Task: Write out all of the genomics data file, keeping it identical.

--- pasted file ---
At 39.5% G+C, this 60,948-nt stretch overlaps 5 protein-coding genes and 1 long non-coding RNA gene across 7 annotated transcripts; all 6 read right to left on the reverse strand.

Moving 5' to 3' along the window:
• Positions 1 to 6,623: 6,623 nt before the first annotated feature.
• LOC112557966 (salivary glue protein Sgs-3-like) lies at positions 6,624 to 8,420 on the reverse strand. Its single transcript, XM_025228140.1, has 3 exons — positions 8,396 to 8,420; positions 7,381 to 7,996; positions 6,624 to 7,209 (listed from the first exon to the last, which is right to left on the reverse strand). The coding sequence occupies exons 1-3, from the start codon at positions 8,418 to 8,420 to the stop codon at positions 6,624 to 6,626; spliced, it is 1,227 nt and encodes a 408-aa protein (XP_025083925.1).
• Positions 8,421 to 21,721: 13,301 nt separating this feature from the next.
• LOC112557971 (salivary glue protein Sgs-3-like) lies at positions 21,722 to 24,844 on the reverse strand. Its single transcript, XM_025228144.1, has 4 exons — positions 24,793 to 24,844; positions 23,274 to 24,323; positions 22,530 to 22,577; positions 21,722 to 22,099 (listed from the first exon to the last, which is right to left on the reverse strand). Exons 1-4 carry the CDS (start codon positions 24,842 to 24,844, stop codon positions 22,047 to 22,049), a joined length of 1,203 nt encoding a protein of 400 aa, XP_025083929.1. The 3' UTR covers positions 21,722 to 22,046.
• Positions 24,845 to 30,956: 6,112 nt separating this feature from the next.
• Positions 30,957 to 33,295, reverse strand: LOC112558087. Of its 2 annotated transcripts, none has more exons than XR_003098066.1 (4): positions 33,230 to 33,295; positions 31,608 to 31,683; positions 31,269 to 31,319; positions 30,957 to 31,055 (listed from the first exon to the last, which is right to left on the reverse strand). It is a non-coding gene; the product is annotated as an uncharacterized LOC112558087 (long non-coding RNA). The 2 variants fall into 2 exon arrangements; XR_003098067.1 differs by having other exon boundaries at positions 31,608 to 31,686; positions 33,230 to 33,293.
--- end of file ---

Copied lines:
At 39.5% G+C, this 60,948-nt stretch overlaps 5 protein-coding genes and 1 long non-coding RNA gene across 7 annotated transcripts; all 6 read right to left on the reverse strand.

Moving 5' to 3' along the window:
• Positions 1 to 6,623: 6,623 nt before the first annotated feature.
• LOC112557966 (salivary glue protein Sgs-3-like) lies at positions 6,624 to 8,420 on the reverse strand. Its single transcript, XM_025228140.1, has 3 exons — positions 8,396 to 8,420; positions 7,381 to 7,996; positions 6,624 to 7,209 (listed from the first exon to the last, which is right to left on the reverse strand). The coding sequence occupies exons 1-3, from the start codon at positions 8,418 to 8,420 to the stop codon at positions 6,624 to 6,626; spliced, it is 1,227 nt and encodes a 408-aa protein (XP_025083925.1).
• Positions 8,421 to 21,721: 13,301 nt separating this feature from the next.
• LOC112557971 (salivary glue protein Sgs-3-like) lies at positions 21,722 to 24,844 on the reverse strand. Its single transcript, XM_025228144.1, has 4 exons — positions 24,793 to 24,844; positions 23,274 to 24,323; positions 22,530 to 22,577; positions 21,722 to 22,099 (listed from the first exon to the last, which is right to left on the reverse strand). Exons 1-4 carry the CDS (start codon positions 24,842 to 24,844, stop codon positions 22,047 to 22,049), a joined length of 1,203 nt encoding a protein of 400 aa, XP_025083929.1. The 3' UTR covers positions 21,722 to 22,046.
• Positions 24,845 to 30,956: 6,112 nt separating this feature from the next.
• Positions 30,957 to 33,295, reverse strand: LOC112558087. Of its 2 annotated transcripts, none has more exons than XR_003098066.1 (4): positions 33,230 to 33,295; positions 31,608 to 31,683; positions 31,269 to 31,319; positions 30,957 to 31,055 (listed from the first exon to the last, which is right to left on the reverse strand). It is a non-coding gene; the product is annotated as an uncharacterized LOC112558087 (long non-coding RNA). The 2 variants fall into 2 exon arrangements; XR_003098067.1 differs by having other exon boundaries at positions 31,608 to 31,686; positions 33,230 to 33,293.